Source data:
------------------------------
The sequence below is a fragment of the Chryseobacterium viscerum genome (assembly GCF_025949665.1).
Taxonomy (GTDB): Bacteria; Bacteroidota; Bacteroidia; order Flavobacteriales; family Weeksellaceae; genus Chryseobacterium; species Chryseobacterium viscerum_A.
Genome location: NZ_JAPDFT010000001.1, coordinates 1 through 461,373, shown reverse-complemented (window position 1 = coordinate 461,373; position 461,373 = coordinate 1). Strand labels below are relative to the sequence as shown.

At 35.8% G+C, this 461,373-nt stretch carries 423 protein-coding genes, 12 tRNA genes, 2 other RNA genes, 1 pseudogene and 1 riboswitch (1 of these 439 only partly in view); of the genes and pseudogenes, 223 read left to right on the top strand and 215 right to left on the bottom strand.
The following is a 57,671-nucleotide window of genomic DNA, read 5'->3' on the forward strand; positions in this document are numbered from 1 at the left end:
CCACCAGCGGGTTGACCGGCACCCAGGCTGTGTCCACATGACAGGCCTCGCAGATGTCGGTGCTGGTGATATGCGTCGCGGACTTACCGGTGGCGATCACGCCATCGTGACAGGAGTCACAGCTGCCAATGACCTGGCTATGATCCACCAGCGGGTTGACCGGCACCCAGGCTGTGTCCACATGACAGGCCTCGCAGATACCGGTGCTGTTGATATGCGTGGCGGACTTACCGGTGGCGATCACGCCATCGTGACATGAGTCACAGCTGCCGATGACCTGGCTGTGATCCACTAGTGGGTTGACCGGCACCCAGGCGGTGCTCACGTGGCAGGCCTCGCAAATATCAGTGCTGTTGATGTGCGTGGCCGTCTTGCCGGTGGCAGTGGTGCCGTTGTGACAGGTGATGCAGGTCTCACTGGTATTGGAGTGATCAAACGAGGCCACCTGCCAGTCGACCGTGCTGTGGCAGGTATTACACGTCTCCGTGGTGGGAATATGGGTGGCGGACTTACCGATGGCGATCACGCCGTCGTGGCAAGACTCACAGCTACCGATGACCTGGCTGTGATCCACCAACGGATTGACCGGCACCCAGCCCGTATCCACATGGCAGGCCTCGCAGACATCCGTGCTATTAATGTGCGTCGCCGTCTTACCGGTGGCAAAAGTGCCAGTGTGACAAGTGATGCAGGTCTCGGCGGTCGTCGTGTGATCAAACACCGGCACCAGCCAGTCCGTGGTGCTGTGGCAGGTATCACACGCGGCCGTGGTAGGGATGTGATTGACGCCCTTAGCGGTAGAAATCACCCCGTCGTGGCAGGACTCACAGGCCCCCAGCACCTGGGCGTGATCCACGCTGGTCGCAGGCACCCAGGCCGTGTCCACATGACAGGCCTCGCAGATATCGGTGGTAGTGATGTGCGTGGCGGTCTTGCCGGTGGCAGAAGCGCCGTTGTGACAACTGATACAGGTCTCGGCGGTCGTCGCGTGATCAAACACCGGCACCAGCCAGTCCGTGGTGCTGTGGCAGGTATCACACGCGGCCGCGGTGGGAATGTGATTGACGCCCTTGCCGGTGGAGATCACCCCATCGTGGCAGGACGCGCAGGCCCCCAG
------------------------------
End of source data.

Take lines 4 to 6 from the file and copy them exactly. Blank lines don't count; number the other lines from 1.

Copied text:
At 35.8% G+C, this 461,373-nt stretch carries 423 protein-coding genes, 12 tRNA genes, 2 other RNA genes, 1 pseudogene and 1 riboswitch (1 of these 439 only partly in view); of the genes and pseudogenes, 223 read left to right on the top strand and 215 right to left on the bottom strand.
The following is a 57,671-nucleotide window of genomic DNA, read 5'->3' on the forward strand; positions in this document are numbered from 1 at the left end:
CCACCAGCGGGTTGACCGGCACCCAGGCTGTGTCCACATGACAGGCCTCGCAGATGTCGGTGCTGGTGATATGCGTCGCGGACTTACCGGTGGCGATCACGCCATCGTGACAGGAGTCACAGCTGCCAATGACCTGGCTATGATCCACCAGCGGGTTGACCGGCACCCAGGCTGTGTCCACATGACAGGCCTCGCAGATACCGGTGCTGTTGATATGCGTGGCGGACTTACCGGTGGCGATCACGCCATCGTGACATGAGTCACAGCTGCCGATGACCTGGCTGTGATCCACTAGTGGGTTGACCGGCACCCAGGCGGTGCTCACGTGGCAGGCCTCGCAAATATCAGTGCTGTTGATGTGCGTGGCCGTCTTGCCGGTGGCAGTGGTGCCGTTGTGACAGGTGATGCAGGTCTCACTGGTATTGGAGTGATCAAACGAGGCCACCTGCCAGTCGACCGTGCTGTGGCAGGTATTACACGTCTCCGTGGTGGGAATATGGGTGGCGGACTTACCGATGGCGATCACGCCGTCGTGGCAAGACTCACAGCTACCGATGACCTGGCTGTGATCCACCAACGGATTGACCGGCACCCAGCCCGTATCCACATGGCAGGCCTCGCAGACATCCGTGCTATTAATGTGCGTCGCCGTCTTACCGGTGGCAAAAGTGCCAGTGTGACAAGTGATGCAGGTCTCGGCGGTCGTCGTGTGATCAAACACCGGCACCAGCCAGTCCGTGGTGCTGTGGCAGGTATCACACGCGGCCGTGGTAGGGATGTGATTGACGCCCTTAGCGGTAGAAATCACCCCGTCGTGGCAGGACTCACAGGCCCCCAGCACCTGGGCGTGATCCACGCTGGTCGCAGGCACCCAGGCCGTGTCCACATGACAGGCCTCGCAGATATCGGTGGTAGTGATGTGCGTGGCGGTCTTGCCGGTGGCAGAAGCGCCGTTGTGACAACTGATACAGGTCTCGGCGGTCGTCGCGTGATCAAACACCGGCACCAGCCAGTCCGTGGTGCTGTGGCAGGTATCACACGCGGCCGCGGTGGGAATGTGATTGACGCCCTTGCCGGTGGAGATCACCCCATCGTGGCAGGACGCGCAGGCCCCCAG